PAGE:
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Issue #1743      August 10, 2016

Asbestos

Deadly dust: union response

We’ve heard about the discovery of asbestos at the Perth Children’s Hospital and even further delays on the opening date of PCH as a result. The CFMEU was the first to discover and test for the presence of asbestos products on site.

When some ask “What is the purpose of a union in this day and age?” it’s this: This is the purpose. A union’s purpose, at its core, is to protect workers and their working conditions.

The discovery of asbestos products installed in the new Perth Children’s Hospital a little over a week ago has everyone asking the same questions. How does this happen? How can we have lethal products end up on a children’s hospital in 2016 after all products containing asbestos were banned from Australia in 2003?

Right now, we have hundreds of workers and their families justifiably fearful that they are sitting on a potential time bomb. It can take up to 20 years for the ravaging effects of asbestosis to show its hand; our thoughts are with them and they deserve an explanation.

Asbestos products containing 0.1 percent of Chrysotile (asbestos) are deemed to be hazardous. The CFMEU takes the view that there is no safe threshold for asbestos levels. Independent testing we conducted on samples from the atrium panels at the Perth Children’s Hospital showed a level of 7.5 percent. This is highly toxic and will mean years of anxiety for those exposed.

Since its discovery there has been a lot of blame as to how this has occurred. The fact is, it has been allowed to happen on several fronts. It has been said by John Holland – the principal contractor of the Perth Children’s Hospital – and the WA state government that the product in question, imported in Australia by Yuanda was tested and cleared in China prior to its importation.

It has been widely reported that testing procedures in China are dubious at best and fabricated at worst. Last year the WA Chamber of Commerce and Industry informed all WA builders not to trust overseas certificates that imported products were free of asbestos and builders were urged to conduct their own testing to ensure materials were safe. Obviously this either hasn’t happened, testing procedures are faulty – or somebody’s not telling the truth.

We are certain that the problem unearthed at the Perth Children’s Hospital is not an isolated case. Last week, a CFMEU OHS rep found asbestos on the site of the Queensland state government’s new Executive Building.

Over 100 sites across Australia are now being retrospectively audited and tested to establish if they are contaminated with asbestos from imported products, including Fiona Stanley Hospital and the new Perth Sports stadium here in WA.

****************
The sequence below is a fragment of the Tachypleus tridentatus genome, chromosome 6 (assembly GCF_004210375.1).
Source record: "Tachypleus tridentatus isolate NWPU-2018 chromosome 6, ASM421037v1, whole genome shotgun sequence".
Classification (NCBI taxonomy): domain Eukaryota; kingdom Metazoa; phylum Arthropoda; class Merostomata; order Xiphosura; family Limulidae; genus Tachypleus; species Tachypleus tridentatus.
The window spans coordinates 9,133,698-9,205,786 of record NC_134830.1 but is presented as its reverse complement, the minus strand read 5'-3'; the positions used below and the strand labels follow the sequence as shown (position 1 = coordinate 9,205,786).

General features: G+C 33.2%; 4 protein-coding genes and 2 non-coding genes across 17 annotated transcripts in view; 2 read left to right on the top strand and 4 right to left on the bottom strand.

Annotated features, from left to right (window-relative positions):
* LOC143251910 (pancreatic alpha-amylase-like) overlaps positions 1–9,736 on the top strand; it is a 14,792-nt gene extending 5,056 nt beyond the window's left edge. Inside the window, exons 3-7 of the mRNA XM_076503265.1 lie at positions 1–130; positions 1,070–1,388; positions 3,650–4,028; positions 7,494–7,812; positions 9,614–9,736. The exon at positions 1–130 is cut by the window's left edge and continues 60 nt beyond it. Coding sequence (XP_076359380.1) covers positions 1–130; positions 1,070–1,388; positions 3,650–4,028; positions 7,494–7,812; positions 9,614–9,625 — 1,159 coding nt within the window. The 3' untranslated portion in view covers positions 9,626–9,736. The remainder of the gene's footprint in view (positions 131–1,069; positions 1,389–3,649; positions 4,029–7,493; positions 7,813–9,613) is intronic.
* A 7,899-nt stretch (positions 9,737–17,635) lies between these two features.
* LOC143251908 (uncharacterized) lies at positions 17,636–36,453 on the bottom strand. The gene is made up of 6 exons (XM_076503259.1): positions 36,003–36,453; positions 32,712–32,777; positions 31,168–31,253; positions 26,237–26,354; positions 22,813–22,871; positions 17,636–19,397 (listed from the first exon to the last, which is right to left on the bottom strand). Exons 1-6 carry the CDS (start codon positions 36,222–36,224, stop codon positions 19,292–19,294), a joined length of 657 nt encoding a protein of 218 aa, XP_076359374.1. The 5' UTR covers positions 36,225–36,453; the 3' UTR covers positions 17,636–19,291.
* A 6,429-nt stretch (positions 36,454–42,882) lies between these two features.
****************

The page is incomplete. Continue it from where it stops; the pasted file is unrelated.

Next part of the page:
The outbreak of asbestos related products into our country has also shone a light on the recent China Free Trade Agreement and what protections are in place to safeguard the importation of unsafe products.

In February this year, federal Border Protection Minister Peter Dutton ordered an independent review of Australia’s asbestos border control management. The review has been completed, but its report kept confidential. This is simply not good enough. The report must be released immediately.

We cannot afford to have an “all care/no responsibility approach”. Principal contractors such as John Holland, all state and federal governments need to initiate new laws, regulations and procedures to keep unsafe products from entering our country and ending up on building sites putting workers and members of the community at risk.

Yuanda has broken the law. What are the consequences of their reckless, illegal behaviour?

The community is entitled to ask if it’s fair that our union and its members have been prosecuted for demonstrating to include more locally manufactured content and for improved safety on building sites, including the new Perth Children’s hospital, while companies like Yuanda can get off scot-free.

Unions have an important role to ensure optimum safety and protection of workers, their families and the community. We believe that no job is worth the life of one single worker. Just ask the people who lived in [former asbestos mining town] Wittenoom whether the work done there was worth the suffering and premature deaths of so many people.

We have a long, sorry history of asbestos exposure in this state, the repercussions of which are still being felt two generations on. Back then, we were kept in the dark about asbestos.

We don’t have that excuse any more. And so we should all demand that the government acts to enforce the law and stop putting our health in danger.

Mick Buchan
Secretary, CFMEU

Next article – Asbestos risk in Perth

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